C3 Publications

NEWPORT BLUES, A SALESMAN’S LAMENT is influenced by the salesperson in all of us. You are or have been in sales, right? You can’t get through life without being faced with selling something at some point: a product, an idea, a service, or a cause. And many have had careers full-time salesmen and women. But a lot of us have choked over the thought of trying to support our families and ourselves by getting up everyday and selling something.

Let me introduce you to Sidney Lister and his unsettling tale.

When Jonesy Jones, the only salesman for Beeman’s International, drops dead, Sidney Lister is forced to fill the dead man’s shoes. Sidney is a ground-down ex-salesman who has been reduced to working as a shipping clerk for the small import gift business and is barely getting by. After Jonesy’s death, Sidney cleans out the cigar-fumed company Cadillac and begins a sales run down the Oregon Coast, announcing Jonesy’s demise at every stop. Reactions are often surprising, even bizarre. At the same time, Sidney is being hunted down by a man from his past who suddenly wants him dead. In this journey through Jonesy’s world, along with visits to a lustful ex-wife and a chance meeting of the most beautiful girl from his high school days, Sidney is making one last grasp for life’s brass ring and hoping to live to enjoy it.

I started putting together the story of NEWPORT BLUES, A SALESMAN’S LAMENT six years ago. And in the writing, I relived many of my own episodes of selling, recalling many days of trial and error just as my protagonist, Sidney Lister, does in this story. We slugged it out together, he and I, as it evolved into a tale of one man on the road, always selling, but suddenly faced with the threat of violence, matched by love, renewal, and the chance to begin anew following a life of unfulfilled promise. I hope you enjoy it.

Early Praise for NEWPORT BLUES, A SALESMAN’S LAMENT

“Want to know how a salesman lives…and almost dies? Read this book. Wright expertly weaves a compelling tale of intrigue and suspense, and surprises at every turn. I couldn’t put it down.”

—Gregory Nokes, Author of Massacred for Gold: The Chinese in Hells Canyon

“George Byron Wright has produced a precociously entertaining book full of beleaguered yet beguiling characters who almost belong at the Oregon Coast.”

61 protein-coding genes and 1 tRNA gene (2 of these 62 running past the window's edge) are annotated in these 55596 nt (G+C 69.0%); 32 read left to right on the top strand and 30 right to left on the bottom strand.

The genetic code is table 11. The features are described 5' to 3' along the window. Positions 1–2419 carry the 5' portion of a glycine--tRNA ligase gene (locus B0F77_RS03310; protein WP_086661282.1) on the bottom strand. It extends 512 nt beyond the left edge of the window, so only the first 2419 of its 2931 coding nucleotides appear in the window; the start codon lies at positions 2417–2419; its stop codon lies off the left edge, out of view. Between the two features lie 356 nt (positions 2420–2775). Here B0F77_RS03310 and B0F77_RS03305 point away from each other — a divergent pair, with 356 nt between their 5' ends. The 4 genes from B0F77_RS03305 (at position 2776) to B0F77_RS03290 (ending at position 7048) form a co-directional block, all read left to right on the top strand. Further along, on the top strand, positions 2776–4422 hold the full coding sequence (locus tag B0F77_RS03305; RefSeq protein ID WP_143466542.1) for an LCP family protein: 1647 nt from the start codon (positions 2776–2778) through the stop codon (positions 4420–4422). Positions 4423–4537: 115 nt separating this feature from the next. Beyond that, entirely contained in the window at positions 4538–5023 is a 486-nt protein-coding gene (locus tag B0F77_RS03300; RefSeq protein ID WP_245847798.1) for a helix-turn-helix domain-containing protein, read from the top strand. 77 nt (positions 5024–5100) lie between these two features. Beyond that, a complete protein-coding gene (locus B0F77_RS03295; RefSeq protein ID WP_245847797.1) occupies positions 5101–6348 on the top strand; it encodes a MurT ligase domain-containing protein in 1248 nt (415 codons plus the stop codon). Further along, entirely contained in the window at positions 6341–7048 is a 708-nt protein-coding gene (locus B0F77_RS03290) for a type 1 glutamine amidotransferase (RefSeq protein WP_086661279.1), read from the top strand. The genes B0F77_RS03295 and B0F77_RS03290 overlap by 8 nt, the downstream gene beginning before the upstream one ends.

—Matt Love, Author of Gimme Refuge and Super Sunday in Newport


Excerpt from first chapter

Sidney Lister had always enjoyed looking at Mary Ellen Conway when she wore no clothes. In fact, from the first time he had seen her naked there had been no going back. And right then, as he sat up in her bed and leaned against two pillows with his arms folded, he was as aroused from seeing her body as he had ever been. The amber cast from the bedside lamp seeped out and crept up her thighs, fleshier now but still something to see, and shone on the breasts she had been proud to exhibit back then—and still was.

She stood at the foot of the bed, shamelessly patting the moisture from her arms and her belly with a fluffy white towel, and smiled at him. That always made Sidney feel the fool because he knew that she knew he couldn’t not watch her. It had been like that from the beginning when they were but kids. And because it was what it was—an addiction to her sensuality—he had taken Mary Ellen “Ellie” Conway to wed and bed two years out of high school, June 1977.

Of course the bed part had one inexorable rule, a tenet set by Mary Ellen from the very first time they’d touched each other; she had been adamant about not becoming pregnant. Sidney had never forgotten the time she had taken his manhood in her hand and held on until his eyes watered and he agreed to no sex unless she was protected. Having kids right out of high school wasn’t her idea of a fun time. Ever, really. No children to this day by Sidney or, later, the other man. So, no kids for Mary Ellen, no college for Sidney—he was off and running.

Mister Most Likely to Succeed assumed he could make hay any old way. Didn’t he have his winning smile and his wily native intelligence? And didn’t he have Mary Ellen Conway? Look out, world.

She blotted her face dry and padded off to the bathroom. He listened to the sounds she made: the medicine cabinet opening, water running, gentle humming—and watched the door like a dog for its master. She reappeared wearing an aqua-colored silky thing open at the front; it floated out as she walked back into the bedroom. Sidney did not take his eyes off her white skin, short black hair, and the triangular wedge beneath her navel; he pretended to ignore the smile on her mouth and the tease in her eyes.